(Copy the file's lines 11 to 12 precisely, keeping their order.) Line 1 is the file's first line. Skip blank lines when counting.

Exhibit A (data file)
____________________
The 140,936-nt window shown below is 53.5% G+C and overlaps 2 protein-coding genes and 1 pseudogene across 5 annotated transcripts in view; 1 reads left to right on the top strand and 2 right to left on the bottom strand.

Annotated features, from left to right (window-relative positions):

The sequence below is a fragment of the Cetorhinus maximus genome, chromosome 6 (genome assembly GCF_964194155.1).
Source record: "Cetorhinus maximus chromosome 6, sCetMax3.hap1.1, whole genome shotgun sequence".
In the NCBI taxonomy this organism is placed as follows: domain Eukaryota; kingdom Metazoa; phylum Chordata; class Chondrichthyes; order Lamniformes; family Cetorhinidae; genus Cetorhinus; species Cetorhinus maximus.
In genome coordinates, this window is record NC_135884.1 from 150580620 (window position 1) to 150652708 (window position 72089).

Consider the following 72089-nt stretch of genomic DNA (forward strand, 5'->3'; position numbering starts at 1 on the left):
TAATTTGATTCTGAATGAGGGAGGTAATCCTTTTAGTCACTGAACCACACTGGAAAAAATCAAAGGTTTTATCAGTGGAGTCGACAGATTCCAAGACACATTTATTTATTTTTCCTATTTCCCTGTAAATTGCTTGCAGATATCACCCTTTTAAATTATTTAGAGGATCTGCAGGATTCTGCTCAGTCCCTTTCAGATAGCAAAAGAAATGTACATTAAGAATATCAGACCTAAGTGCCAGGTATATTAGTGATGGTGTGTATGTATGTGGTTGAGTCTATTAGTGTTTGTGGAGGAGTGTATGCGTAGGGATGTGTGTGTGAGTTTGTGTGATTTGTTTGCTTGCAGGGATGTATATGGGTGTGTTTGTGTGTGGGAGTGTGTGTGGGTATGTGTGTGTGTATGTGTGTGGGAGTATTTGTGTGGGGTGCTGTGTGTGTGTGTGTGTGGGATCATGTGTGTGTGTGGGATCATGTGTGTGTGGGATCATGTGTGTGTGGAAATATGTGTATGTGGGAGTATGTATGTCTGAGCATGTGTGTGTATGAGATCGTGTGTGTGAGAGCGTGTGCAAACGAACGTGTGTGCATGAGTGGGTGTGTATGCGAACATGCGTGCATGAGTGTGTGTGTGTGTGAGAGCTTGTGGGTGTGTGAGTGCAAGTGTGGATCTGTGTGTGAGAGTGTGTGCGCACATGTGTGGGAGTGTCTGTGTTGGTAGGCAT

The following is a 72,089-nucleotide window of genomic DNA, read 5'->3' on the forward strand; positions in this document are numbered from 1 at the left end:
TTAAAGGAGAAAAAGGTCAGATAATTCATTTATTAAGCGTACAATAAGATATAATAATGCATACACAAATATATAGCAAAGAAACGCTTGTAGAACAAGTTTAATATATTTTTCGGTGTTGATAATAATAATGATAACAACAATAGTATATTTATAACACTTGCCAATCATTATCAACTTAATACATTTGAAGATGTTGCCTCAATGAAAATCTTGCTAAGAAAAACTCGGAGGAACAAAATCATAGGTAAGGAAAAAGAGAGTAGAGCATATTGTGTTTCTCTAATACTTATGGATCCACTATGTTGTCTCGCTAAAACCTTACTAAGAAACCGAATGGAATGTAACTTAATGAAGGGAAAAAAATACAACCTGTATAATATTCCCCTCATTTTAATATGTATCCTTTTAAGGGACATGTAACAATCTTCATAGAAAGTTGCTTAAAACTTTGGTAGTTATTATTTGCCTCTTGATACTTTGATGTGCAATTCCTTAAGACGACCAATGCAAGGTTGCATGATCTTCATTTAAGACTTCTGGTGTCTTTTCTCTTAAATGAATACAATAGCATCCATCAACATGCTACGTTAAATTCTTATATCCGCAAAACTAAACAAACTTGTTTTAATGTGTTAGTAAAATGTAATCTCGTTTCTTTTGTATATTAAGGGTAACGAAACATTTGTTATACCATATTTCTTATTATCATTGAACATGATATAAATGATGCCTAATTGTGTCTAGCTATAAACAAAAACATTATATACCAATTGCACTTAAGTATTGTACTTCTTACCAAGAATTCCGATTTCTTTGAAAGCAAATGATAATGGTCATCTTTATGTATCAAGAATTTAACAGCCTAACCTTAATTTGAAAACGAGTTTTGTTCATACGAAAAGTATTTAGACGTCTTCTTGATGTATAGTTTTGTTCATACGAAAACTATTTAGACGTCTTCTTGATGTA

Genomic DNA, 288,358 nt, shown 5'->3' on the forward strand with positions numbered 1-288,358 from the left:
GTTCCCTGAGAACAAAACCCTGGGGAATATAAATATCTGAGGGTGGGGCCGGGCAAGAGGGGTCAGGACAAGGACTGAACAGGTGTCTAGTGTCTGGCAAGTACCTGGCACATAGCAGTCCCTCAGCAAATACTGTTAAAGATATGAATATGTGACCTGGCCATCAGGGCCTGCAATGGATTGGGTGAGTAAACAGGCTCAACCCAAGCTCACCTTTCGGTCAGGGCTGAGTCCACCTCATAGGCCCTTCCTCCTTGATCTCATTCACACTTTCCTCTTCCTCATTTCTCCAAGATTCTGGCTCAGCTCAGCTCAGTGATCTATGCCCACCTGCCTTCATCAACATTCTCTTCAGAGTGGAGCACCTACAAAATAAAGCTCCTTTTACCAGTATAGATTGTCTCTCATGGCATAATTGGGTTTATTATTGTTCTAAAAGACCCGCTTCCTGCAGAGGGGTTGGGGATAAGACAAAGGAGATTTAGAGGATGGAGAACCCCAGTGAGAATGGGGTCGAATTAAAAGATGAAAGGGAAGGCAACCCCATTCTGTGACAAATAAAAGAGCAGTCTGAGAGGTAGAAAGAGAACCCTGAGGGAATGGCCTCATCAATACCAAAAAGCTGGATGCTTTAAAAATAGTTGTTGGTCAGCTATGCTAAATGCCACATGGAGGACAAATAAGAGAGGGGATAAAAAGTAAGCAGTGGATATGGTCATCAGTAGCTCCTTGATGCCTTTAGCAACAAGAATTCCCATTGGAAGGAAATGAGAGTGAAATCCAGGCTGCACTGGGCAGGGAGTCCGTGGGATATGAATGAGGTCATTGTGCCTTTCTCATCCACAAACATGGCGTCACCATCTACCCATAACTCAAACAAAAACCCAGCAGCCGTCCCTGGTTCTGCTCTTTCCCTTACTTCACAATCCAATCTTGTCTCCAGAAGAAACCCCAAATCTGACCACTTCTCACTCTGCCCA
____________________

Genomic DNA, 288,358 nt, shown 5'->3' on the forward strand with positions numbered 1-288,358 from the left:
GTTCCCTGAGAACAAAACCCTGGGGAATATAAATATCTGAGGGTGGGGCCGGGCAAGAGGGGTCAGGACAAGGACTGAACAGGTGTCTAGTGTCTGGCAAGTACCTGGCACATAGCAGTCCCTCAGCAAATACTGTTAAAGATATGAATATGTGACCTGGCCATCAGGGCCTGCAATGGATTGGGTGAGTAAACAGGCTCAACCCAAGCTCACCTTTCGGTCAGGGCTGAGTCCACCTCATAGGCCCTTCCTCCTTGATCTCATTCACACTTTCCTCTTCCTCATTTCTCCAAGATTCTGGCTCAGCTCAGCTCAGTGATCTATGCCCACCTGCCTTCATCAACATTCTCTTCAGAGTGGAGCACCTACAAAATAAAGCTCCTTTTACCAGTATAGATTGTCTCTCATGGCATAATTGGGTTTATTATTGTTCTAAAAGACCCGCTTCCTGCAGAGGGGTTGGGGATAAGACAAAGGAGATTTAGAGGATGGAGAACCCCAGTGAGAATGGGGTCGAATTAAAAGATGAAAGGGAAGGCAACCCCATTCTGTGACAAATAAAAGAGCAGTCTGAGAGGTAGAAAGAGAACCCTGAGGGAATGGCCTCATCAATACCAAAAAGCTGGATGCTTTAAAAATAGTTGTTGGTCAGCTATGCTAAATGCCACATGGAGGACAAATAAGAGAGGGGATAAAAAGTAAGCAGTGGATATGGTCATCAGTAGCTCCTTGATGCCTTTAGCAACAAGAATTCCCATTGGAAGGAAATGAGAGTGAAATCCAGGCTGCACTGGGCAGGGAGTCCGTGGGATATGAATGAGGTCATTGTGCCTTTCTCATCCACAAACATGGCGTCACCATCTACCCATAACTCAAACAAAAACCCAGCAGCCGTCCCTGGTTCTGCTCTTTCCCTTACTTCACAATCCAATCTTGTCTCCAGAAGAAACCCCAAATCTGACCACTTCTCACTCTGCCCA